It’s a relief when autumn comes, the heat, the haze, the midges resolving into clear uncrowded air. The lurid green profusion mutes itself and gives way, the bracken curling and bedding down in rich rusty banks, the rowan and aspen crisping up and turning gold. The mountains solidify, meeting the loch in deep blue glimpses, as the gaps begin appearing again: pathways, sightlines, ways into the world.
It’s a relief when autumn comes, the mornings becoming keen and cone-sharp and the evenings becoming “airish”, a word I first heard yesterday from a friend. He used it to describe the coolness in the dusk now, the encroaching winter chill, but it makes me think also of “airy”, the way you’d describe a narrow mountain ridge, vista and distance radiating out in all directions, and this is the truth now too.
It’s a relief when autumn comes, the world unpicking and uncovering itself, and the sun coming closer. Its fine rays filter through the emptying branches and rake through the leaf litter, sifting our thoughts as they loosen and fall and settle into dry rustling drifts. We could sweep them up or we could walk through them, enjoying their crackling quiet fire while the sun holds us, body to body, in its steadfast pale embrace.
Lochinver, Assynt, Scotland / Cwm Garw, Glamorgan, South Wales
18th September 2022
beneath the feathered yellow haze of the larch
and the tiny gold coins of the birch leaves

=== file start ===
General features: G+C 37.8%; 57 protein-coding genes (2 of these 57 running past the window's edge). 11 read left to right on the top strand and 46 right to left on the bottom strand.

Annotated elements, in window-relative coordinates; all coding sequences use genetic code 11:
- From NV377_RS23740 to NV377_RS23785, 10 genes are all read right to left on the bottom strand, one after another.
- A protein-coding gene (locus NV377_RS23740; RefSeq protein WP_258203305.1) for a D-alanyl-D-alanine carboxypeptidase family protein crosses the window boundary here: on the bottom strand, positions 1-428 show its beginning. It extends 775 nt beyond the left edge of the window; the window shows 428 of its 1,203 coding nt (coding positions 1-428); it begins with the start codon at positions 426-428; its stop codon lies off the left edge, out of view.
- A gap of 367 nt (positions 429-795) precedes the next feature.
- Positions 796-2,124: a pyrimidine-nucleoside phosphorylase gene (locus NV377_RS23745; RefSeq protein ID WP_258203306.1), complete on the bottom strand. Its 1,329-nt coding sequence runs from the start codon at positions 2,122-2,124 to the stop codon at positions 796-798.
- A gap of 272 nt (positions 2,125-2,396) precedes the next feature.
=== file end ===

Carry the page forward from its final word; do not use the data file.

the last green fires alight
Culag Wood, Lochinver, Sutherland, Scotland
26th September 2020
Bog asphodel, Arkle, looking over to Ben Stack, Sutherland, Scotland
16th September 2020
Tonight we’ll go in search of bonfires, good fires,
fires of the hearth.
“When there is nothing left to burn, you must set fire to yourself.”
That’s what we’ll do then.
We’ll live for entrance and dancing,
in lithe leaping flames,
Cwm Garw, Glamorgan, South Wales / Glasgow, Scotland
5th November 2015 / 2006
Inishmore, Aran Islands, Ireland / Inis Mór, Oileáin Árann, Éire
19th September 2015
Life changes after death. It becomes less about what you do than what you notice; and after you died it was the tiniest things which sustained me.
It was a sudden fall – within days of your death there were leaves on the ground – and out walking I’d find myself rescued by a bright glimpse of colour. I found consolation in all the hues but solace specifically in red, as if it matched something in me, as you did. I became obsessed by the search for the perfect crimson, spending wet mornings on my knees, wrist-deep in the fallen foliage, scouring and scrutinising, desperately prospecting for a silent, scarlet resolution.
I don’t know if it was the intensity of red that soothed me or its tenderness but it seemed to me then that everything came back to this primary, this primal colour. It’s the colour of beginnings – our bloody animal births and the red tips and tinges of vegetation at the beginning of spring. And it’s the colour of glad ends – the rich wooded flame of autumn, the dusty suffusion of sunset. Seasonal and diurnal alteration. It’s the colour of change, the colour of vivacity, the colour of you.
Red became you. A “red-headed angel”, someone once called you, and you were: red-headed, red-hearted, red-blooded, red-tongued – and red-threaded, as I now am, dressing myself up in vermilion plumage to write to you. Even now – months after your death – the colour comforts and condenses me. Perhaps the writing does too. After all, we both found solace in writing – in delving down, in pulling up, in drawing the truth to the surface and inscribing it there: the live line, the pulsing current. We wrote to keep it going, to give ourselves something to hold onto – until yours broke – a red line of continuity, a red thread of faith.
Bryngarw Country Park, South Wales / Montréal, Québec, Canada
15th November 2013 / Autumn 2004